The Making of Young People Who Will Change the World
In this groundbreaking book, education expert Tony Wagner provides a powerful rationale for developing an innovation-driven economy. He explores what parents, teachers, and employers must do to develop the capacities of young people to become innovators. He profiles compelling young American innovators, revealing how the adults in their lives nurtured their creativity and sparked their imagination, while teaching them to learn from failure and persevere. Wagner identifies a pattern—a childhood of creative play leads to deep-seated interests, which in adolescence and adulthood blossom into a deeper purpose for career and life goals. Play, passion, and purpose: these are the forces that drive young innovators.
Wagner then looks more widely at the education system and shows how we can apply this knowledge as educators, and what parents can do to compensate for poor schooling. He takes readers into the most forward-thinking schools, colleges, and workplaces in the country, where teachers and employers are developing cultures of innovation based on collaboration, interdisciplinary problem-solving, and intrinsic motivation. The result is a timely, provocative and inspiring manifesto that will change how we look at our schools and workplaces, and provide us with a roadmap to creating the changemakers of tomorrow.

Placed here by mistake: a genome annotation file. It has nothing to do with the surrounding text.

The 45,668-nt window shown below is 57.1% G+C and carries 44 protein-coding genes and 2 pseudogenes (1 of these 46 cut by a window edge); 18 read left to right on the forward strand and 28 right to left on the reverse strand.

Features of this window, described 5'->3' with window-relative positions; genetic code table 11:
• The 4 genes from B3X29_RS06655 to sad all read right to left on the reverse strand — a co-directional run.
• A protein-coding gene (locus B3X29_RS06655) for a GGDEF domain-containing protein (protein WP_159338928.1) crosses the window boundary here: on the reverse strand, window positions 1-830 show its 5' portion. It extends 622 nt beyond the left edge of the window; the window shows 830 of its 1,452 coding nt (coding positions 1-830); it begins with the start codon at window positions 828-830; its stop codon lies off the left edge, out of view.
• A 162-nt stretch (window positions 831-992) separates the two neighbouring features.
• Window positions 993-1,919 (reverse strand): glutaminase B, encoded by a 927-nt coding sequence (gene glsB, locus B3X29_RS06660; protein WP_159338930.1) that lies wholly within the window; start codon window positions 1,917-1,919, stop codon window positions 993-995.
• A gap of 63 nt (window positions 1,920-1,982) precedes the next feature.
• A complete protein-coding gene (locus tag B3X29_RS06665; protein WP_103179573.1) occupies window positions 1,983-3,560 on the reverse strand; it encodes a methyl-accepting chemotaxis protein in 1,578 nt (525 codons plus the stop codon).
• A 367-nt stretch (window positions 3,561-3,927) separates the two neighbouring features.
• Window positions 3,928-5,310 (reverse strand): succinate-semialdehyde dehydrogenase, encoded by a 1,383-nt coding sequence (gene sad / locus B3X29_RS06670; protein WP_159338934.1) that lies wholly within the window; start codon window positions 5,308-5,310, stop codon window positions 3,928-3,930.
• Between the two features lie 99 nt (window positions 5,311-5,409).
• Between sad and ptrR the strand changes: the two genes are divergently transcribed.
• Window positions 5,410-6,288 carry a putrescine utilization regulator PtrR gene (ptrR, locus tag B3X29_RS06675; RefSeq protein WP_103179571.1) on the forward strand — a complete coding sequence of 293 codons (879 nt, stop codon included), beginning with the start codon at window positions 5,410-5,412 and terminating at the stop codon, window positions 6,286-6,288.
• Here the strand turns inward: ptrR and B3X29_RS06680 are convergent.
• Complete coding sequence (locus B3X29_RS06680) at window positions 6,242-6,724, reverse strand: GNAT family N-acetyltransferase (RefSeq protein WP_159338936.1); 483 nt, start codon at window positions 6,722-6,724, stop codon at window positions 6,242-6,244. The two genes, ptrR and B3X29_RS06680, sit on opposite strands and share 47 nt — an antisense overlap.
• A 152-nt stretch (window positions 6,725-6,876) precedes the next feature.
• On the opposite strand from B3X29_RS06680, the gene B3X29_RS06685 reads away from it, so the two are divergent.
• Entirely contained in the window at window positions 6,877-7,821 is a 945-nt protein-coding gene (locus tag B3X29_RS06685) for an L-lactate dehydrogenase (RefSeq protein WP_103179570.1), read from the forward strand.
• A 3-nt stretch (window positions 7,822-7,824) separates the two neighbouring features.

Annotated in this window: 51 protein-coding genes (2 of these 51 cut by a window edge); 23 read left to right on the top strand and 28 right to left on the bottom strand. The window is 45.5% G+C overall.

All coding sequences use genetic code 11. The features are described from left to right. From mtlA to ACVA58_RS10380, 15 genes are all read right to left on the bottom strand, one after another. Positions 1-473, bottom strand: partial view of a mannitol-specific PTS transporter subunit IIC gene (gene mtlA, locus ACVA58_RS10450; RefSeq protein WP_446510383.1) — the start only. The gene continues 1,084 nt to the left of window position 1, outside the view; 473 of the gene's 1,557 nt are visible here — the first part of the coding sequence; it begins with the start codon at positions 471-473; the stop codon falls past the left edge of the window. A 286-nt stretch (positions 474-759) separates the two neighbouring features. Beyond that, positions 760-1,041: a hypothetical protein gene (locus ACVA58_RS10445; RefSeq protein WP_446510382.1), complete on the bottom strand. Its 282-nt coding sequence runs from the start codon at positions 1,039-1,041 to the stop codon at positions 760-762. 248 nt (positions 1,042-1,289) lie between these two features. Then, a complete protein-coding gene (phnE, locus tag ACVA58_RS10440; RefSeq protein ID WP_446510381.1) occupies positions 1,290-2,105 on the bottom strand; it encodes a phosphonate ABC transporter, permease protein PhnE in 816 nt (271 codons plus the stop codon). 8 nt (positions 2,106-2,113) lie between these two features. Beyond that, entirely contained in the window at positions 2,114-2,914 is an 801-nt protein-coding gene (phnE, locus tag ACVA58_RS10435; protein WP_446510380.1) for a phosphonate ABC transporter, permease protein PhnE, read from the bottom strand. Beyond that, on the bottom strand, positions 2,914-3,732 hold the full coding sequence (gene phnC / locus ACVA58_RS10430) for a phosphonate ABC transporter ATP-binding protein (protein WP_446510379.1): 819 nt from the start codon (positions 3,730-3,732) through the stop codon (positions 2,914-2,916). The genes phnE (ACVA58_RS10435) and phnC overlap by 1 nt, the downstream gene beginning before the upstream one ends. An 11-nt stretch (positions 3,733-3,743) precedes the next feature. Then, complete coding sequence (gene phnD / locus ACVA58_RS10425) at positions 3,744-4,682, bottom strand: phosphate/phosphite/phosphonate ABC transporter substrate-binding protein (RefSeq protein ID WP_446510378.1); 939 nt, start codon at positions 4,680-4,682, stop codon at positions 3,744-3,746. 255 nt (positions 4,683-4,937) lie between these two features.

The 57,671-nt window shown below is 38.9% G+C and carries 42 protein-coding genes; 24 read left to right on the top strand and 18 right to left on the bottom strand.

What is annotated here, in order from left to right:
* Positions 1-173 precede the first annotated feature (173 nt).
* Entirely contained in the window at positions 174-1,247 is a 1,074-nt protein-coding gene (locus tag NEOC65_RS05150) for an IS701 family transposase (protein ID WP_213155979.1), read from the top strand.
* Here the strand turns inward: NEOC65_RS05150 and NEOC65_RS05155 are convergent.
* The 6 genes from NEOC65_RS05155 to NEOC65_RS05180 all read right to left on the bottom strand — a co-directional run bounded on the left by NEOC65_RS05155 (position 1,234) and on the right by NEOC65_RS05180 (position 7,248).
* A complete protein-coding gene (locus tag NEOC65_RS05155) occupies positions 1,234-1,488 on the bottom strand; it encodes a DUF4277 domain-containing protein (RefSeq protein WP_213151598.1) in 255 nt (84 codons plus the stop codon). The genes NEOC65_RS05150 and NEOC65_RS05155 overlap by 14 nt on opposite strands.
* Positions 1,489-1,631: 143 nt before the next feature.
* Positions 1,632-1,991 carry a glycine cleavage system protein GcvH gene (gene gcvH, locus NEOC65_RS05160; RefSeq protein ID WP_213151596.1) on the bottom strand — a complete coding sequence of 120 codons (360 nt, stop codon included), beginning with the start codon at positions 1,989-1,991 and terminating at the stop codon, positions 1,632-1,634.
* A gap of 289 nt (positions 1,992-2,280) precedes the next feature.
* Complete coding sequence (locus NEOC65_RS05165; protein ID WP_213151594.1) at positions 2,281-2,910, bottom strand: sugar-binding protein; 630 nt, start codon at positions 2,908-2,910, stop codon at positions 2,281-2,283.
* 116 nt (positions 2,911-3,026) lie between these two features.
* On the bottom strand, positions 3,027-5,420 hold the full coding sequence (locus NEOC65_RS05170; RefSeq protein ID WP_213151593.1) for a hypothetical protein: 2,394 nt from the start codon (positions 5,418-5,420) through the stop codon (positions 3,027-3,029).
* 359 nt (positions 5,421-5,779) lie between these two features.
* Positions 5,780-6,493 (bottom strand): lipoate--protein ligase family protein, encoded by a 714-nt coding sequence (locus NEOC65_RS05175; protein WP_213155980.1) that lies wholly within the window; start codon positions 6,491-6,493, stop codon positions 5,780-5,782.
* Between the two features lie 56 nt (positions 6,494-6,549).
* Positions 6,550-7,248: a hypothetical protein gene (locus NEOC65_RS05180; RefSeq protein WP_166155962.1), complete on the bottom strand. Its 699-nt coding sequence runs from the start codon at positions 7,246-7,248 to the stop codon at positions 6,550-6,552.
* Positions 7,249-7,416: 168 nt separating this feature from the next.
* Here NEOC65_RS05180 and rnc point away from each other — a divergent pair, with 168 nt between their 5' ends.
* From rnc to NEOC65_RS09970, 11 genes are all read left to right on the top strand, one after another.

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- Simon & Schuster Audio |
- ISBN 9781442354807 |
- April 2012
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- Book Cover Image (jpg): Creating Innovators
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Recent events and new questions and insights have compelled me to write this book.
My last book, The Global Achievement Gap, published in 2008, described the new skills students need for careers, college, and citizenship in the twenty-first century and the growing gap between these skills versus what is taught and tested in our schools. Judging by the outpouring of positive responses to the book from diverse audiences and the many subsequent speaking requests I received from all corners of the world, it would appear that I got a number of things right in that book. But I now see that the new...see more
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